“Our vision for the next 25 years starts here as we gather to celebrate a landmark achievement in our collective mission to nurture the potential of our youngest Californians. In review of the Annual Impact Report by the San Francisco Department of Early Childhood, I am proud to say that we stand on the threshold of a brighter future for our children and this City.” said Jackie Wong, Executive Director of First 5 California. “At the heart of this transformative journey is Mayor London Breed’s visionary leadership and unwavering commitment to early childhood development. Her dedication has been instrumental in propelling San Francisco to the forefront of comprehensive early childhood systems, not just within our state but across the nation.” 

This work is funded by Proposition C, also known as “Baby C”, a commercial rent tax that generates dedicated funding for high quality early childhood experiences approved by voters in 2018. In Fiscal Year 2022-2023, DEC invested $46 million in workforce compensation, $112 million in early care and education tuition, and $23 million in new childcare facilities. 

“We are filled with hope and determination for the future as we reflect on the past year’s inspiring results. Our Mayor’s unwavering support has given us confidence that after several tough years, this is just the beginning of a remarkable recovery plan for children and families in San Francisco,” said Department of Early Childhood Executive Director Ingrid X. Mezquita. “We have made significant progress in expanding access to high-quality early care and education programs by adding 40 childcare sites, developing 17 new facilities for over 550 children, and reducing waitlists by 72%. These efforts are critical in ensuring every child in San Francisco is prepared to thrive in kindergarten and beyond.” 

Enrolling More Low-Income Families 

Over last five years, San Francisco has distributed more than50,000 child care subsidies. The City also expanded support for families to improve access to services. The multi-prong approach in conjunction with expanded facilities reduced the City’s waitlist for families seeking early childcare and education by 72%.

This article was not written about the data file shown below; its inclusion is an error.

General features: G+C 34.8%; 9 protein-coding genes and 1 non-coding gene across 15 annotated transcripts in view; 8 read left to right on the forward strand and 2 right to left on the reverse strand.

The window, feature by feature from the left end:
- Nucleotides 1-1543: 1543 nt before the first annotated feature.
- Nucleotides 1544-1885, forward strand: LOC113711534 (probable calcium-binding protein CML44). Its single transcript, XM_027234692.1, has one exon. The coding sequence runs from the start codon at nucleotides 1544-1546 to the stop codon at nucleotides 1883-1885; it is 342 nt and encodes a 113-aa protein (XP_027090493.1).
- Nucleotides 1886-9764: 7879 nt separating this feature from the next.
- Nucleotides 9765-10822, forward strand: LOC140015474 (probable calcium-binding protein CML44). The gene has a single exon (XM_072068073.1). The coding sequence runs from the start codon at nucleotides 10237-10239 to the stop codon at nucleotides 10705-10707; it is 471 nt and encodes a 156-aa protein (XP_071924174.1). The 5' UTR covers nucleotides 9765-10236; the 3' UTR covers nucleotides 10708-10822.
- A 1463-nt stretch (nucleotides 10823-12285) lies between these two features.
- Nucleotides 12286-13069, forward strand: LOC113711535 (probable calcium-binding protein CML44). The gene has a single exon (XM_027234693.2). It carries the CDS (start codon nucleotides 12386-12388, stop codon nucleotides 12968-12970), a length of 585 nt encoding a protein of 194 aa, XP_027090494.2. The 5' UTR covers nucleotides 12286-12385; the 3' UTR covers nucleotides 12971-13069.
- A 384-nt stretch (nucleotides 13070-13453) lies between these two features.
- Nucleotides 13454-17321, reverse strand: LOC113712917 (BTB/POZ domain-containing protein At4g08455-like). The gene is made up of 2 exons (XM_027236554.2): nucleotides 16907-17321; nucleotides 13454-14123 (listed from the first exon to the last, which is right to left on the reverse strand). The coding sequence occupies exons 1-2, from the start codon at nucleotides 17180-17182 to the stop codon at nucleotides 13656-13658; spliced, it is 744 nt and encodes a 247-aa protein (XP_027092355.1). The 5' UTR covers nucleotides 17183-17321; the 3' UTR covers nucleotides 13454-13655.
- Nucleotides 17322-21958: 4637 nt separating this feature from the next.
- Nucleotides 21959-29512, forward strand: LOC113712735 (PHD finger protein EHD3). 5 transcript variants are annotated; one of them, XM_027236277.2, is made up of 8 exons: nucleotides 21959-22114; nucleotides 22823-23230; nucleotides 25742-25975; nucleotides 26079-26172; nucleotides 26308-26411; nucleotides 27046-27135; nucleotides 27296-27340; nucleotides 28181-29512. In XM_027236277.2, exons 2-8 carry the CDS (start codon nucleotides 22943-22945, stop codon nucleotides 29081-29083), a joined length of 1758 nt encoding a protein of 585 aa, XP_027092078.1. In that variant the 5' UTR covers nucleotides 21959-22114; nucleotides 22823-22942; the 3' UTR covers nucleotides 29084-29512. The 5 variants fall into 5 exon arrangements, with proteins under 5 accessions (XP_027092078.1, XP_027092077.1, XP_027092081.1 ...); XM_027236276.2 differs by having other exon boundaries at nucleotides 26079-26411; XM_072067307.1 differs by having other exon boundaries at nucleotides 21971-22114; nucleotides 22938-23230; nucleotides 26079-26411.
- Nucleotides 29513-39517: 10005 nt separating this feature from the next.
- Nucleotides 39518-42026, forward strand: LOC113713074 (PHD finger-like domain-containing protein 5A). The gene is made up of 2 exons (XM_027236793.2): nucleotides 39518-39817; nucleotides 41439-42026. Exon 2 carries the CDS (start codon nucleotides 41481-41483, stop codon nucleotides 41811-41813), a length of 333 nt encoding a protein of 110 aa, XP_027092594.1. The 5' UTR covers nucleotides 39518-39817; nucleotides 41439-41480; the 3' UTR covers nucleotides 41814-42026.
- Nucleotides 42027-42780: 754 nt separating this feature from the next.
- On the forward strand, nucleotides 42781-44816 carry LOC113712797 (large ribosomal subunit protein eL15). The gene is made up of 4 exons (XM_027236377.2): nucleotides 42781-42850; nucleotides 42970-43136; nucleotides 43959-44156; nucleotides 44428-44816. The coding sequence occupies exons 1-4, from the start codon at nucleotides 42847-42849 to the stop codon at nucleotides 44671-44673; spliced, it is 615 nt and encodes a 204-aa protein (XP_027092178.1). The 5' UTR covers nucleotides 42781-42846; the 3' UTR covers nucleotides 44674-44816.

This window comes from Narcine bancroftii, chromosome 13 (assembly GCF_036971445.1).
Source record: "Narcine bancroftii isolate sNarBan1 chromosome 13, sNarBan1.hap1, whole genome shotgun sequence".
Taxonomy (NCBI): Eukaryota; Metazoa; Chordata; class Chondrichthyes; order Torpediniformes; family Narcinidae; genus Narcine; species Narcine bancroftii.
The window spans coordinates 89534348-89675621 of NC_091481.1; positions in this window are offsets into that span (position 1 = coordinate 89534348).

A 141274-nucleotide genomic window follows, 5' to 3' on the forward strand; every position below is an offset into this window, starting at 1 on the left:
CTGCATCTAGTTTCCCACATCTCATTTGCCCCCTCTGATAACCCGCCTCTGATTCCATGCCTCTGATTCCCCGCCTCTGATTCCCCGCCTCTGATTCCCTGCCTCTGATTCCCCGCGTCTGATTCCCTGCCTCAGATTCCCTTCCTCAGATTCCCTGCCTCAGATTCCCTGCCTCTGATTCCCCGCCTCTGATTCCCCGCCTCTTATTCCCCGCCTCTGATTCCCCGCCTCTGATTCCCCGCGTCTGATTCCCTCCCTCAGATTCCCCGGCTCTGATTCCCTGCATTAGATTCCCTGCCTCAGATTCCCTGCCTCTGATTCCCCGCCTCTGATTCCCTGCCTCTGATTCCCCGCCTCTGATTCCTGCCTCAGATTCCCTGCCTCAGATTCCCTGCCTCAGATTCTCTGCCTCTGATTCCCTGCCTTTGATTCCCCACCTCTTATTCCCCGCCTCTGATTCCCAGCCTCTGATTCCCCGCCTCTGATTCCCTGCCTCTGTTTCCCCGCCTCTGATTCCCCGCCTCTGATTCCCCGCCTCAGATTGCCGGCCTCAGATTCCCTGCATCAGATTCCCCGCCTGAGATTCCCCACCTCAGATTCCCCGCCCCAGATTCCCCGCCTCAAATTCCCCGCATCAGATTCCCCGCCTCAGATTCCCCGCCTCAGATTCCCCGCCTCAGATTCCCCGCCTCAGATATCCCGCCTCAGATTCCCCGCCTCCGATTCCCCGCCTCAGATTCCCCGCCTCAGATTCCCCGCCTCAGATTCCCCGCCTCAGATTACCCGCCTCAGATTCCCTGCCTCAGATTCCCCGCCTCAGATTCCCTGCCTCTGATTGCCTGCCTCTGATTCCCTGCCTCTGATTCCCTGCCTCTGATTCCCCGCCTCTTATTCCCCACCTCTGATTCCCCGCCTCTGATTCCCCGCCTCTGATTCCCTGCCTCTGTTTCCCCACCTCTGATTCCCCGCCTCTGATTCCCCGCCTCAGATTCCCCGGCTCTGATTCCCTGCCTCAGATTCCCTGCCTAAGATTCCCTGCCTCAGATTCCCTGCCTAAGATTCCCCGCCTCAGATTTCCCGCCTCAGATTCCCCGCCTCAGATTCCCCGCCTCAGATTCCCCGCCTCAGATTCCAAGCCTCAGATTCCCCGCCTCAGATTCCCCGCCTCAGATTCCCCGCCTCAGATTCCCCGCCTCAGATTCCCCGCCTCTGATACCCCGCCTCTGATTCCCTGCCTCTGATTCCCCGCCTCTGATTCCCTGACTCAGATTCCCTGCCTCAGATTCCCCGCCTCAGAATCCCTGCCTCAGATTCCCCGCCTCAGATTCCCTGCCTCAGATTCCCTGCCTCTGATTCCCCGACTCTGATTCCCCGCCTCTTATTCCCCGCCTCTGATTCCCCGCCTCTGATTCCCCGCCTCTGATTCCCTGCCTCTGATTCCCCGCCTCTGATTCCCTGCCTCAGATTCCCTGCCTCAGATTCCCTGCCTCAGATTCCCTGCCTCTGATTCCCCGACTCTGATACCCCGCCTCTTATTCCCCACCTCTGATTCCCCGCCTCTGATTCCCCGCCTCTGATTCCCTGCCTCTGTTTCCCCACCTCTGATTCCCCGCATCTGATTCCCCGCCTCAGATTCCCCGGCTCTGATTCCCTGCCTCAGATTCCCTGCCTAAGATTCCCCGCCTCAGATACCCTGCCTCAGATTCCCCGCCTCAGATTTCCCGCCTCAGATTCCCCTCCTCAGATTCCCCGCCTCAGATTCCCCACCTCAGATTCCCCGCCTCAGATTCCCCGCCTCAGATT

Expanding Childcare Facilities  

Through groundbreaking investments, the City has built or renovated 40 childcare facilities over the last five years. This expanded access to early care and education for more than 550 children in San Francisco. Coupled with increased access to subsidized early care and education these strategic investments resulted in a 150% increase in infants and toddlers who enrolled in free quality care and education in one year. 

Landmark Pay Initiative 

To elevate and cultivate a more stable early care and education workforce, 892 early educators working in the highest need centers saw their salaries increase by 47% this year through Mayor Breed’s landmark workforce compensation initiative. 1,632 early educators saw an average annual wage increase of $12,336. 

“With higher wages, I’m able to afford better living conditions and have more financial stability. This helps me cover my rent and other living expenses more easily. Also, it makes me feel more valued and motivated in my profession,” said Jenny Li, Head Teacher/Site Supervisor, Cross Cultural Family Center. “Overall, the compensation increase has had a positive impact on me and my life.”     

The City and County of San Francisco remains committed to providing subsidized early childcare and education and investments in the early childhood workforce. The Children and Family Recovery Plan coordinates resources from across the City, amplifies community voices, advances advocacy efforts, and creates a roadmap of strategies to be implemented over a three-to-five-year span. Additional information may be found at this link